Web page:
A perennial favourite among both Japanese and foreigners alike, Takeshita Street is located in the trendy Harajuku district in Tokyo. This is a teenage-oriented market, with the latest in in local fashion, street food and, saving the best for last, crepes!
It’s best to come on a Sunday afternoon. This is when the droves of uniquely dressed Harajuku girls take to the streets, flaunting the latest, quirkiest and often bizarre fashion trends to capture their imagination.
Highlights of Takeshita Street include scrumptious goodies from Marion’s crepes, used clothes boutiques, which retail both branded and other clothes for relatively cheap prices, and of course, one of the largest Daiso, the local dollar-store, outlets in the country.
Even if you can only afford to shop at Daiso, definitely do visit Takeshita-Dori (‘street’ in Japanese) for a truly Japanese cultural experience. However, jam-packed crowds do not make this a fun trip for the more claustrophobic travellers.
Also located in the vicinity of Harajuku and Shibuya, Omotesando is to the rich and elite what Takeshita-Dori is to the teenagers of Japan.
With an upscale shopping mall called Omotesando Hills, which, while mostly unaffordable to the average traveller, offers a welcome respite from the heat of summer along with a unique and aesthetically-pleasing bout of window shopping.
The street itself, lined with zelkova trees, presents a haven of high-end fashion boutiques, ranging from the likes of well-known brands such as Gucci to the more ‘indie’ brands.
A must-visit for anyone remotely interested in fashion.
For an experience with the unpretentious side of Japan, a visit to the Ameyoko market located in Ueno is a must.
A stroll through the market reveals a remnant from Japan’s past, filled with street hawkers dealing in clothes, jewellery, accessories, dodgy Chinese medication, and of course, the delectable street-food for which Japan is so famous.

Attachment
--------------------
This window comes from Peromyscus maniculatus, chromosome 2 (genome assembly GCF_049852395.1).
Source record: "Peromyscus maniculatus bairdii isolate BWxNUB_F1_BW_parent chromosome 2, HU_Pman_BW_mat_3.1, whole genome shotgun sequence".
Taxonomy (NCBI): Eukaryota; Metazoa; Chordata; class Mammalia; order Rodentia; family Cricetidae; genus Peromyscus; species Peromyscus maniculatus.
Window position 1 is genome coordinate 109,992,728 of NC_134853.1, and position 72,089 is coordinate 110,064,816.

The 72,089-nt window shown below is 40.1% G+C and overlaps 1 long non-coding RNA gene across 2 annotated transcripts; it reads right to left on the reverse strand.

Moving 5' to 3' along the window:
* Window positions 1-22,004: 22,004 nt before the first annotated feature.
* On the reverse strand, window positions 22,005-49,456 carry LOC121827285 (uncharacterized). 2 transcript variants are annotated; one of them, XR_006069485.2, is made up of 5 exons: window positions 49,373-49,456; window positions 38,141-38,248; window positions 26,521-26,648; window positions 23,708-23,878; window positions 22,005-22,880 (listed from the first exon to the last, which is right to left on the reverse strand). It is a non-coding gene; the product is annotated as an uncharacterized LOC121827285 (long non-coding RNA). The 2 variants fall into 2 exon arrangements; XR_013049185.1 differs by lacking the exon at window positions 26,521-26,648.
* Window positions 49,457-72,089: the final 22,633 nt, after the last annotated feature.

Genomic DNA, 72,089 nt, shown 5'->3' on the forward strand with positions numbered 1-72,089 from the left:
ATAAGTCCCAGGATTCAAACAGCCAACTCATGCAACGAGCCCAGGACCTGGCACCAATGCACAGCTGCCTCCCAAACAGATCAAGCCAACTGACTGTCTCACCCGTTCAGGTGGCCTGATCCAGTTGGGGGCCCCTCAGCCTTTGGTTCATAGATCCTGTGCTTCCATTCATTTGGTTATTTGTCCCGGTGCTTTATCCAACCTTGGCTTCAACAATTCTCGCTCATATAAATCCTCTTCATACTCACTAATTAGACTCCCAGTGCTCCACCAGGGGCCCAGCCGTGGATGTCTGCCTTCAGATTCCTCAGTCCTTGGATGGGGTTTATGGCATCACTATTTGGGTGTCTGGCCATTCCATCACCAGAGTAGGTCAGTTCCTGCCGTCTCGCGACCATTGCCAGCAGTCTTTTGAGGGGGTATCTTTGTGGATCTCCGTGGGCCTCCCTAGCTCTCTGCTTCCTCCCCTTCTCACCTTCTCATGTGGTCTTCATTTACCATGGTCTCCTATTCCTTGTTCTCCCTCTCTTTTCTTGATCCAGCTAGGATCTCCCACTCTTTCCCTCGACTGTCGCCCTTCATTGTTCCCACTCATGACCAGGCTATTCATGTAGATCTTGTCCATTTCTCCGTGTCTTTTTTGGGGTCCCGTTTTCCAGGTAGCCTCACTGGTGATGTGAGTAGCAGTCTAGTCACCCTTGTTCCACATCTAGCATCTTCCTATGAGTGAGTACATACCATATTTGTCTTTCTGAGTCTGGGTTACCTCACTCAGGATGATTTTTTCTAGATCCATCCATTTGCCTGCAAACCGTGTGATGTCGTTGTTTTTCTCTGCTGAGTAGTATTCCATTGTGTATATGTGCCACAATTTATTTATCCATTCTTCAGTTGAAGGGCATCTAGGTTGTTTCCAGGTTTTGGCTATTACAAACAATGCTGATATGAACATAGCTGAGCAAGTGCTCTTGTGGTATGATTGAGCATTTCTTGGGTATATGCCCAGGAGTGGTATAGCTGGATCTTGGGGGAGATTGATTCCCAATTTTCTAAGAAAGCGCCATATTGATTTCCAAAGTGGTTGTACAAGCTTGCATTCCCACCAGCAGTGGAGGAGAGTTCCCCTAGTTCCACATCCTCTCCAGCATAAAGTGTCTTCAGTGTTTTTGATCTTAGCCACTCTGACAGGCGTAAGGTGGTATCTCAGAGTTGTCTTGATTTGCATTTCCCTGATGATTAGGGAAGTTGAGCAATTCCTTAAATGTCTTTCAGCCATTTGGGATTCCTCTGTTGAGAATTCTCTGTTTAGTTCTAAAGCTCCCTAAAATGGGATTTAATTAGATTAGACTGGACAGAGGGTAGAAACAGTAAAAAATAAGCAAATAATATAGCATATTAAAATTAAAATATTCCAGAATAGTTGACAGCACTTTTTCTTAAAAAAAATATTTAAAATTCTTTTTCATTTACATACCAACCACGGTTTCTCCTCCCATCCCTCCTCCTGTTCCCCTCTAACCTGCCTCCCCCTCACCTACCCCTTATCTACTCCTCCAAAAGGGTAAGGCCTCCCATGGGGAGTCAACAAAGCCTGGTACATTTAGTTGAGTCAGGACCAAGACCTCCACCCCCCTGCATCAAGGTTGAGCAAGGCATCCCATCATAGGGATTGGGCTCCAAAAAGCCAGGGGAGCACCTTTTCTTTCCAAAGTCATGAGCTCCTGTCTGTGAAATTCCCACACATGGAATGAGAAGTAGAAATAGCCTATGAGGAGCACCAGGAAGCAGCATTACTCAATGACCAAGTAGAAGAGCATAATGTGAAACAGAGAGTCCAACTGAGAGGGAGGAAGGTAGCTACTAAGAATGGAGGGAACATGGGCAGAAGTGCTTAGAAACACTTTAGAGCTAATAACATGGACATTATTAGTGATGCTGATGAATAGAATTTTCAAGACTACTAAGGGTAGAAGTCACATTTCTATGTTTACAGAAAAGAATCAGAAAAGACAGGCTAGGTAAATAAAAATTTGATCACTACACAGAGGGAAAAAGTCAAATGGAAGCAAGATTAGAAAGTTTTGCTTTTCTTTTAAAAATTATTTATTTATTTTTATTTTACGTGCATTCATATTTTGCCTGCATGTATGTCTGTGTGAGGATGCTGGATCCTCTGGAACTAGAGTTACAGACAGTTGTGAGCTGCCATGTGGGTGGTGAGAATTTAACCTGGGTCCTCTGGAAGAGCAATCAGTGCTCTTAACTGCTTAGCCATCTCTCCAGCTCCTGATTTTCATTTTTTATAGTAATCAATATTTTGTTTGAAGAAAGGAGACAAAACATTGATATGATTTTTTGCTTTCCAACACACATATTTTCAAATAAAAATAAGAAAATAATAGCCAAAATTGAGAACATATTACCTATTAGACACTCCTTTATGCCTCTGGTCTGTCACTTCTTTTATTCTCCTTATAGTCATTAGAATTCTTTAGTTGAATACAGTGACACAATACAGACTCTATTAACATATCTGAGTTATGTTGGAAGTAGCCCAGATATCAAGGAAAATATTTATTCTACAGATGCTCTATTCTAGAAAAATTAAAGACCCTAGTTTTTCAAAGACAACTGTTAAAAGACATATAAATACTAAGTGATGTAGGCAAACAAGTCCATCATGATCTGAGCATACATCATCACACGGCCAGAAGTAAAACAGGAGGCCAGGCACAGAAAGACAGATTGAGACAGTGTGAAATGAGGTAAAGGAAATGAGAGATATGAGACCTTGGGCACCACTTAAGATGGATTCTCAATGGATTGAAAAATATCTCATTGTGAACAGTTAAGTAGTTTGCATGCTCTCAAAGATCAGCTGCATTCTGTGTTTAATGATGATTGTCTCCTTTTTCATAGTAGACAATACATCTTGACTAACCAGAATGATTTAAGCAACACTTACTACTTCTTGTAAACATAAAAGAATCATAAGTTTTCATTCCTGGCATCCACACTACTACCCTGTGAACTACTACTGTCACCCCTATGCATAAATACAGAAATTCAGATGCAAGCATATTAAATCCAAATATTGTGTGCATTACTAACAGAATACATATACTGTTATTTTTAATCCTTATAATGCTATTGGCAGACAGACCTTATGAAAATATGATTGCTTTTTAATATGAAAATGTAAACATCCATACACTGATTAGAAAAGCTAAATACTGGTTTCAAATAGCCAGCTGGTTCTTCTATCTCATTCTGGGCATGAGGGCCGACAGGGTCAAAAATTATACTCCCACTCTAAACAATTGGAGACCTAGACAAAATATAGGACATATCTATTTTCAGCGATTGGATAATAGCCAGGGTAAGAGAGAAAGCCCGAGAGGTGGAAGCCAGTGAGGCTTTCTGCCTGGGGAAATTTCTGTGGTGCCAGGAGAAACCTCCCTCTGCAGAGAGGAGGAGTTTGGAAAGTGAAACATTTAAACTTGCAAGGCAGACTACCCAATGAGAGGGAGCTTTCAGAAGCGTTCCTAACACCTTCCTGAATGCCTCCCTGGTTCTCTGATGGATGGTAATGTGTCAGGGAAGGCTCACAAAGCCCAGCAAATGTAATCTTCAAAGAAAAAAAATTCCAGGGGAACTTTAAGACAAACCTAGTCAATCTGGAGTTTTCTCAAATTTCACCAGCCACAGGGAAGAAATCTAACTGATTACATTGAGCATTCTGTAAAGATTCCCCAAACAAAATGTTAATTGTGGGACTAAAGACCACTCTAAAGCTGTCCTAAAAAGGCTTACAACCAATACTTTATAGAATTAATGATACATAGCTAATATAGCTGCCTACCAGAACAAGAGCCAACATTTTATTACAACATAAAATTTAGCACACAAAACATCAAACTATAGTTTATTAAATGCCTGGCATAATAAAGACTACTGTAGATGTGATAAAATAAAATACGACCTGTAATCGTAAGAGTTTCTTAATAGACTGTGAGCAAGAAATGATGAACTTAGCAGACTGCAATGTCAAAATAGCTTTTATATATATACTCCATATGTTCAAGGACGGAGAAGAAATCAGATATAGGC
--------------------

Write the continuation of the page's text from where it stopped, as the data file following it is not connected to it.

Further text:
Unfortunately, if you’re a vegetarian, this might be a less than ideal venue for lunch.
Despite the droves of people walking about with smartphones, this is the closest many of us can get to a genuine black market from the post-war era. The prices here are so a far-cry from the inflated price-tags of common tourist hotspots such as Harajuku.
So walk around, gorge yourself on the street-food and find a treasure trove of things you are looking for (and quite a few things you didn’t know you needed!).
Moving on to the historic streets of Kyoto, Nishiki market is a must-visit for any foodie intent on eating their way through Japan. With specialised stalls dealing almost exclusively in locally-sourced produce, pickles, seafood and more, it’s also a wonderful place to gorge yourself on free samples!
Prices are quite cheap, but do tend to lean towards the high side for certain traditional and specialty food items.
With so many shrines, temples, gardens, and castles strewn across the islands of Japan, where do you start?
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